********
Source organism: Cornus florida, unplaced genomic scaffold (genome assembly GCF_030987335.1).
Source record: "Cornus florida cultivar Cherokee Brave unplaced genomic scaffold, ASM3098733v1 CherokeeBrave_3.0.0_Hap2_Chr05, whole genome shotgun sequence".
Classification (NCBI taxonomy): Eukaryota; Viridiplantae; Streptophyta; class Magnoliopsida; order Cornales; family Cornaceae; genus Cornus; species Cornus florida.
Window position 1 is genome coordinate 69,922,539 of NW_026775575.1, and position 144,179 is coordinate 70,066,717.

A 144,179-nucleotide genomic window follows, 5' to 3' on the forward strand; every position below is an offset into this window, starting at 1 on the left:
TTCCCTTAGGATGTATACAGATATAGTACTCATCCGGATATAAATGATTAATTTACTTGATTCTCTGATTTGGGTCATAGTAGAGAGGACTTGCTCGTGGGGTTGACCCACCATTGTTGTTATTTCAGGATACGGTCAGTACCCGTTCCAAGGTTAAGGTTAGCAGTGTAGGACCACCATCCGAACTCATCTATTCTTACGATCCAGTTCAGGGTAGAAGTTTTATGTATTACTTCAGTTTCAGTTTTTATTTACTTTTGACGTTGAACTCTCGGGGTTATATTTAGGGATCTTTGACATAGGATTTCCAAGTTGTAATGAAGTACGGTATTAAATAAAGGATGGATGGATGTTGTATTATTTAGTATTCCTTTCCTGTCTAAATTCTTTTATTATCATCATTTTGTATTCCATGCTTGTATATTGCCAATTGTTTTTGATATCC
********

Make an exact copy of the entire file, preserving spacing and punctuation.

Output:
Source organism: Cornus florida, unplaced genomic scaffold (genome assembly GCF_030987335.1).
Source record: "Cornus florida cultivar Cherokee Brave unplaced genomic scaffold, ASM3098733v1 CherokeeBrave_3.0.0_Hap2_Chr05, whole genome shotgun sequence".
Classification (NCBI taxonomy): Eukaryota; Viridiplantae; Streptophyta; class Magnoliopsida; order Cornales; family Cornaceae; genus Cornus; species Cornus florida.
Window position 1 is genome coordinate 69,922,539 of NW_026775575.1, and position 144,179 is coordinate 70,066,717.

A 144,179-nucleotide genomic window follows, 5' to 3' on the forward strand; every position below is an offset into this window, starting at 1 on the left:
TTCCCTTAGGATGTATACAGATATAGTACTCATCCGGATATAAATGATTAATTTACTTGATTCTCTGATTTGGGTCATAGTAGAGAGGACTTGCTCGTGGGGTTGACCCACCATTGTTGTTATTTCAGGATACGGTCAGTACCCGTTCCAAGGTTAAGGTTAGCAGTGTAGGACCACCATCCGAACTCATCTATTCTTACGATCCAGTTCAGGGTAGAAGTTTTATGTATTACTTCAGTTTCAGTTTTTATTTACTTTTGACGTTGAACTCTCGGGGTTATATTTAGGGATCTTTGACATAGGATTTCCAAGTTGTAATGAAGTACGGTATTAAATAAAGGATGGATGGATGTTGTATTATTTAGTATTCCTTTCCTGTCTAAATTCTTTTATTATCATCATTTTGTATTCCATGCTTGTATATTGCCAATTGTTTTTGATATCC